CoachDeck

Match Hazards (11-20)

By Bruce Brownlee

In "Match Hazards 1-10" we learned how to deal with weather, field conditions and other impediments. Now, get tips on coping with referees, parents and several other roadblocks you may encounter as a coach.


11. No Warm-Up Space
Move two automobiles and warm up with aerobics, isometrics, jogging in place, jumping, stretching, and partner serve ball touches in the space left behind. Touches can be volley back to chest with inside, outside, and instep of foot, thigh pops, chest and foot, headers, and so on. Send your team manager to get an exact time remaining figure from the linesman. Complete your parking space warm-up and move your team and equipment into position behind one of the teams playing the preceding game. Be ready to begin your first on-field exercise at the final whistle.

12. Excessive Referee Procedure
There is nothing in the laws of the game that says the referee is required to make a long speech to your team before the game, nor is the referee instructed to belittle women players condescendingly by calling them "ladies" and making jokes about their jewelry or boyfriends, or to otherwise waste your warm-up time with jokes and trivia with your team. This often does happen and you can stop it by challenging the referee to complete the equipment inspection and check the player passes. "Please ref, we need to complete our warm-up" is all you should have to say. Referees usually don't argue, and most of them know that they should be expediting the match, not appearing as the star entertainer.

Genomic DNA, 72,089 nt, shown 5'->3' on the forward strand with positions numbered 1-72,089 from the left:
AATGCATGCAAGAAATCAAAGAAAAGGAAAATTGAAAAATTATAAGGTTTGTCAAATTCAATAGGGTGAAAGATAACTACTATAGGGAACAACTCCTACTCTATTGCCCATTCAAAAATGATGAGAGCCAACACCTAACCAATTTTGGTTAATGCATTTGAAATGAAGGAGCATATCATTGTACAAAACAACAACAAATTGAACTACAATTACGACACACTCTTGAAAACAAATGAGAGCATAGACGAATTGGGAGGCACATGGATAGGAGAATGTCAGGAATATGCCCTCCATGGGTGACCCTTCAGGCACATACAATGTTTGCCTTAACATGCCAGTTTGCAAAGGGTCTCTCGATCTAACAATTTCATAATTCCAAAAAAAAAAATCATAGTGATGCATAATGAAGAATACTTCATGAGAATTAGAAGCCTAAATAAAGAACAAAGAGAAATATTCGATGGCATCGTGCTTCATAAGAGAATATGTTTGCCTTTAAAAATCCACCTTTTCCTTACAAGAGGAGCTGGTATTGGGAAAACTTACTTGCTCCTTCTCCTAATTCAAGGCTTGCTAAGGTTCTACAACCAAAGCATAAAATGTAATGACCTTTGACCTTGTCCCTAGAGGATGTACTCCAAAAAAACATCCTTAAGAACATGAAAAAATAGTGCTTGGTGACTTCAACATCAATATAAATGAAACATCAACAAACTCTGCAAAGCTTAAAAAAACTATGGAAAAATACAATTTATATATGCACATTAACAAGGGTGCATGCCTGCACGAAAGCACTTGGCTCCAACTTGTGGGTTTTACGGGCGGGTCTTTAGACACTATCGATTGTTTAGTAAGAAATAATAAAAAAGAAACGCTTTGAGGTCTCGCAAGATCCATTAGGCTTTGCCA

13. Color Conflicts
Players should pack an alternate top, shorts, and socks. Select your uniform parts for maximum contrast. Don't worry about style. Zip lock freezer bags are popular for packing uniforms, as they keep everything dry and clean until use.

14. Holes Or Sprinkler Heads
Check the field before you start warm-ups. Bring it to the attention of the referee as soon as the referee arrives. If there's not fill dirt available to safely fill and cover these dangerous ankle breakers, don't play the match. Your medical kit should have a plastic spade for this purpose. (REI and other outfitters sell these as "sanitary shovels".) As your team gets older and you move toward state cup play and important tournaments, there is no way that you can afford to have a player out 4 to 6 weeks with a serious ligament tear.

15. Unsafe Goals Or Torn Nets
Check the field before you start warm-ups. Bring unsafe goals or torn nets to the attention of the referee. If the either goal appears to be structurally unsafe or in danger of tipping and there is no solution, don't play the match.

16. Lightning
Leave the field immediately. Put the kids into automobiles or a building. Lightning can occur at the front edge of a storm from a clear blue sky, and it can also occur in the middle or end of an otherwise light rain shower. Lightning can strike 8 or 10 miles from the heart of the storm. Because of this, there is no scientific way to decide if or when to resume. At WAGS years ago, a heuristic rule was used. Visible lightning stopped play for 15 minutes. Every subsequent lightning strike reset the clock to 0. There is no league or tournament match so important it can't be abandoned. Ignore the wrath of the parents, the referee, the field marshal, and your players. Your obligation as a coach is not to any of these people. Your obligation is to the young people your players will become later in life.